A Dylan Cover a Day – To Ramona: unexpectedly yes!

By Tony Attwood

Next on the list of Dylan songs (in alphabetical order) which have been covered more than once or twice, we come to “To Ramona”, and somehow I had it in my mind that this hadn’t been covered much – and that perhaps there wasn’t really that much to cover.

But yet another mistake on my part.   It has been covered lots, although sadly quite a few of the covers are nothing other than the artist singing the song pretty much as Dylan sang it, and using a very simple accompaniment in the way Dylan did.

And that is pretty inexcusable since Bob has himself played it over 380 times on the Never Ending Tour – and he managed to find a lot to do with the song.  This version is from 2015 (NET 2015 part 1).  It makes me think we should do a feature on the song in the Tour for the NET Extended series.

But it has been a bit of a struggle to find such variance in the work of other artists.  (If only people wanting to cover Dylan would read Mike Johnson’s brilliant series of articles – they would surely get some inspiration and understand: the songs are there to be changed not repeated.)

However this series is committed to covers, and there really are some interesting ones out there aside from all the straight copies, which I am not going to bother with.

Wilko Johnson goes in full burst complete with an accordion doing its accordion thing…

And that’s not really what I was hoping for, because this is not a rock song, so let’s move on.

Leoni Jansen gets the feeling as I think it should be, keeping that singular lilting 6/8 time (which runs 123,123 throughout).   And as the accompaniment grows it stays in keeping with the song, and with the chosen approach. I think it’s a marimba that is brought in around 1’23” – and for me although it is repetitive, it is highly effective and totally in keeping.

These United States surprised me because their rhythmic background which is utterly different from anything Dylan imagined.  They are back in 4/4 time but with that percussion playing eight beats to the bar behind the vocals.

I love this not just because I find it a great listen, but also because it is so unexpected.  Yes, I could imagine one doing this to the song, but I couldn’t imagine it could be made to work (which obviously shows my musical limitations in old age).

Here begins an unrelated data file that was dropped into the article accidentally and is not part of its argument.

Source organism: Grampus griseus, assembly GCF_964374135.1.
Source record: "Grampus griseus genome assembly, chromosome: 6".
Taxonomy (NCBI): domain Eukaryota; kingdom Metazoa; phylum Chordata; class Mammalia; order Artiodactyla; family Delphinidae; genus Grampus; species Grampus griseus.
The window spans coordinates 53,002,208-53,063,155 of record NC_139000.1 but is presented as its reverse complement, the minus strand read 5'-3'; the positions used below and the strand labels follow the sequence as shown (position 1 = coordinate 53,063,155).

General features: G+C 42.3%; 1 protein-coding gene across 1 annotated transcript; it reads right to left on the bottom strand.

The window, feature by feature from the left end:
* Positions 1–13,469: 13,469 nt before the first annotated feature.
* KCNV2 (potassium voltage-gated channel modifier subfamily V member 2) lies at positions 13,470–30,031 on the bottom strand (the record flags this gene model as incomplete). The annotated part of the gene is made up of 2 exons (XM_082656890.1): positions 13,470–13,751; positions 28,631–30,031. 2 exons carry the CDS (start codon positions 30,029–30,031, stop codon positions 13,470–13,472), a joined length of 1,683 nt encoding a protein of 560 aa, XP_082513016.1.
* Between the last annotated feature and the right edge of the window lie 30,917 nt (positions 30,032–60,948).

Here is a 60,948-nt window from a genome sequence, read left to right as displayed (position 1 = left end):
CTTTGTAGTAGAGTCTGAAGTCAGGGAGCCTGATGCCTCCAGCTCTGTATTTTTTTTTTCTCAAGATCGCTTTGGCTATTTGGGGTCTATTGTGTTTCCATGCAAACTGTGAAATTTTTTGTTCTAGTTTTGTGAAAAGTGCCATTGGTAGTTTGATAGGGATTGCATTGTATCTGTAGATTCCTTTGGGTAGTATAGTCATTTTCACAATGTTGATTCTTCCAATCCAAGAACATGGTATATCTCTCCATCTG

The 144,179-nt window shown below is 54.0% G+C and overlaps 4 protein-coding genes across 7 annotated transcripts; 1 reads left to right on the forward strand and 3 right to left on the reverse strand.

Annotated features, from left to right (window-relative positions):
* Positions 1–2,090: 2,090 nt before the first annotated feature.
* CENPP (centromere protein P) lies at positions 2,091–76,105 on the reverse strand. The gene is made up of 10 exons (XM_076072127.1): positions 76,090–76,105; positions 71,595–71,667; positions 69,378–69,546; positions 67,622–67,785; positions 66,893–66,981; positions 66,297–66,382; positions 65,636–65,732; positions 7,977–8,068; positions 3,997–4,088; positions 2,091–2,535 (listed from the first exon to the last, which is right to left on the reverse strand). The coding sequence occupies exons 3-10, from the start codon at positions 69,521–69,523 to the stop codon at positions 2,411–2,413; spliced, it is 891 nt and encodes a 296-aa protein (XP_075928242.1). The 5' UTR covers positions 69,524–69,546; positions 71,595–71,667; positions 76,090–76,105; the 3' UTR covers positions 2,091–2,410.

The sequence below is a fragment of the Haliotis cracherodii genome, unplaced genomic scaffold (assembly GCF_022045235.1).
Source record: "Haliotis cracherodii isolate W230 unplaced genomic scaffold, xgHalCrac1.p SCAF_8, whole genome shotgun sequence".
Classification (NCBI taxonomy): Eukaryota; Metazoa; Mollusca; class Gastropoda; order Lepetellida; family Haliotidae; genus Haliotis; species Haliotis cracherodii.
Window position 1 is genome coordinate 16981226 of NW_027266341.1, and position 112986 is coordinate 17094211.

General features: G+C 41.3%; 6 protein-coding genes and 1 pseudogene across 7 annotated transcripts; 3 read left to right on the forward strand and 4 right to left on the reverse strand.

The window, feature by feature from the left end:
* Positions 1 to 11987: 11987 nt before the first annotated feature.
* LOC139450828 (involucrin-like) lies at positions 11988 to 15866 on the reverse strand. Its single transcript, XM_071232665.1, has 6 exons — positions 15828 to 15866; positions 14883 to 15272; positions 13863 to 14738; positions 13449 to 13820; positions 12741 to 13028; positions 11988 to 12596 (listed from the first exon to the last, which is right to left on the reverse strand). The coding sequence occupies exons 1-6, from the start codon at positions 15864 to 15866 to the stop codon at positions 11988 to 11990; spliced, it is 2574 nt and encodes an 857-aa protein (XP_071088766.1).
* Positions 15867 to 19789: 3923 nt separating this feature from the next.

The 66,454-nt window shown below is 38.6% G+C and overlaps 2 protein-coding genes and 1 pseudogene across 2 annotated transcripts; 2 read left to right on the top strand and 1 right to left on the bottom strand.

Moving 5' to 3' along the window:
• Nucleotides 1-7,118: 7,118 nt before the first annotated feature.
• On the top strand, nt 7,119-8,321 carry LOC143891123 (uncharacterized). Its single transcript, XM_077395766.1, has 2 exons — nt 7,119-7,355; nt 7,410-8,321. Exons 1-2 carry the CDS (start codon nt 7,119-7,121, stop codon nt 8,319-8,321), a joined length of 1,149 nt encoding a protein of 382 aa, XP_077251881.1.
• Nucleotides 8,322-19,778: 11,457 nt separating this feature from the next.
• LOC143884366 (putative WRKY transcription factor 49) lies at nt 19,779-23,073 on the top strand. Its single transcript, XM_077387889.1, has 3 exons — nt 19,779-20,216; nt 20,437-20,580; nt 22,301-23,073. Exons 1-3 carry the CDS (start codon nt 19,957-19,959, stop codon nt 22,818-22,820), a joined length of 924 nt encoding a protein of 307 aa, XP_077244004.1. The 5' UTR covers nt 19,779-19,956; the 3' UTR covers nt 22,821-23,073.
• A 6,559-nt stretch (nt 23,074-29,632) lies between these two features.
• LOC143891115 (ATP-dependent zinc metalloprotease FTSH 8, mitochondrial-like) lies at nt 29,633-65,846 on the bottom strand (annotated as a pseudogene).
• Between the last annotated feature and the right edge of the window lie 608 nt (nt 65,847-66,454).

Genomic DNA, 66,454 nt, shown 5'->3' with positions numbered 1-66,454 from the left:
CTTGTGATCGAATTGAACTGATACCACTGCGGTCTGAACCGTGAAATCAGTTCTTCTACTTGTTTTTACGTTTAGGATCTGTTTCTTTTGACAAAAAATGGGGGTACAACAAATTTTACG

The band has given itself a huge problem, in introducing the radically different rhythm from the start, and it is hard to build onto that, but they do it very effectively until suddenly taking us back down at around 2’50” (I’ll forever talk to you).

This is one of those great experiments that against all the odds (as I see them) actually works.   As does the sudden stop without the vocalist going over the top for the last line.  Unexpected, and superb.

Total contrast is needed and Piers Faccini takes us back to the original but travels in the opposite direction from These United States.  There is the occasional extra line of music, but in essence this is a very gentle version of the original, with the concept of that first Dylan version kept in tact.    It’s one of those performances that works totally if you are in the mood… but if not, well, it is still beautifully performed – and you can always save it until you are in the mood.

Dylan Revisited had Courtney Marie Andrews sing this song; the harmonies are of course perfect but restrained, the emotion is there but kept under control… it is gorgeous.  I would urge that even if you know this version, do listen again and just focus on those lines that have the vocal harmonies in.   In a sense they can just pass by as part of the song – but if you can seek them out, they are stunningly done – utterly perfect in every way.  Brilliant musicianship all round.

And finally Sinead Lonan.   In a sense by this time I was thinking, “is there anything more to add?” but I recalled Jochen picking out this cover – and I can see why.  If nothing else just listen to what happens between (and sometimes behind) the vocal lines.   It has to be the version to finish with.   This is musical reinterpretation at its finest, both from the orchestrator as well as the performers.   I am just left thinking, “What a gorgeous song this is.”

Of course I hope one or two people will have read my ramblings and listened to these cover versions, but even if that is not the case, I’ve been brought back to the song, and I’m grateful that has happened.  It is a superb song.


Here’s the rest of this series of reviews of Dylan covers in the Cover a Day series.  Over 150 of them, so not enough to keep you going all year, but still, quite a few.

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